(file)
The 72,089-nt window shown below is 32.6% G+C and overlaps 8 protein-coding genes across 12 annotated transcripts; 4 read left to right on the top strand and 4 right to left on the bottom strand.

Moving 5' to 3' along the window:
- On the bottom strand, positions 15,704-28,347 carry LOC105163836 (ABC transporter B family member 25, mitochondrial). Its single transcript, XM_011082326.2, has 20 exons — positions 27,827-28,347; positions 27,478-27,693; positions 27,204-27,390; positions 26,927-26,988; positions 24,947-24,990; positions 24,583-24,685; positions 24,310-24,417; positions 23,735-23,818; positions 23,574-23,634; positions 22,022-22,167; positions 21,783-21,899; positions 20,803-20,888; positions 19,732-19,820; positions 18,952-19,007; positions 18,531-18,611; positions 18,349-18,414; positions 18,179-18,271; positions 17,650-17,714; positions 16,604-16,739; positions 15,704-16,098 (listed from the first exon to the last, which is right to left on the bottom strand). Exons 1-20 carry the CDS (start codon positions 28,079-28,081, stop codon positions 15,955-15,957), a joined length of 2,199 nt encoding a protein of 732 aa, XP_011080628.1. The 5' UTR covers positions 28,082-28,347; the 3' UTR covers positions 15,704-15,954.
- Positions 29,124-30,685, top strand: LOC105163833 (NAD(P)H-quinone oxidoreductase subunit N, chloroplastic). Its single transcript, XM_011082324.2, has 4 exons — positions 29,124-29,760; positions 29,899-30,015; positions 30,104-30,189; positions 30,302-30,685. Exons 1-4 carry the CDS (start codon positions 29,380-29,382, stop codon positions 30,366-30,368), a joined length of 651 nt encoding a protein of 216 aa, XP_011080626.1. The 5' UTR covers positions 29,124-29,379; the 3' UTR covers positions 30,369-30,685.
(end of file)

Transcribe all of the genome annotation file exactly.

The 72,089-nt window shown below is 32.6% G+C and overlaps 8 protein-coding genes across 12 annotated transcripts; 4 read left to right on the top strand and 4 right to left on the bottom strand.

Moving 5' to 3' along the window:
- On the bottom strand, positions 15,704-28,347 carry LOC105163836 (ABC transporter B family member 25, mitochondrial). Its single transcript, XM_011082326.2, has 20 exons — positions 27,827-28,347; positions 27,478-27,693; positions 27,204-27,390; positions 26,927-26,988; positions 24,947-24,990; positions 24,583-24,685; positions 24,310-24,417; positions 23,735-23,818; positions 23,574-23,634; positions 22,022-22,167; positions 21,783-21,899; positions 20,803-20,888; positions 19,732-19,820; positions 18,952-19,007; positions 18,531-18,611; positions 18,349-18,414; positions 18,179-18,271; positions 17,650-17,714; positions 16,604-16,739; positions 15,704-16,098 (listed from the first exon to the last, which is right to left on the bottom strand). Exons 1-20 carry the CDS (start codon positions 28,079-28,081, stop codon positions 15,955-15,957), a joined length of 2,199 nt encoding a protein of 732 aa, XP_011080628.1. The 5' UTR covers positions 28,082-28,347; the 3' UTR covers positions 15,704-15,954.
- Positions 29,124-30,685, top strand: LOC105163833 (NAD(P)H-quinone oxidoreductase subunit N, chloroplastic). Its single transcript, XM_011082324.2, has 4 exons — positions 29,124-29,760; positions 29,899-30,015; positions 30,104-30,189; positions 30,302-30,685. Exons 1-4 carry the CDS (start codon positions 29,380-29,382, stop codon positions 30,366-30,368), a joined length of 651 nt encoding a protein of 216 aa, XP_011080626.1. The 5' UTR covers positions 29,124-29,379; the 3' UTR covers positions 30,369-30,685.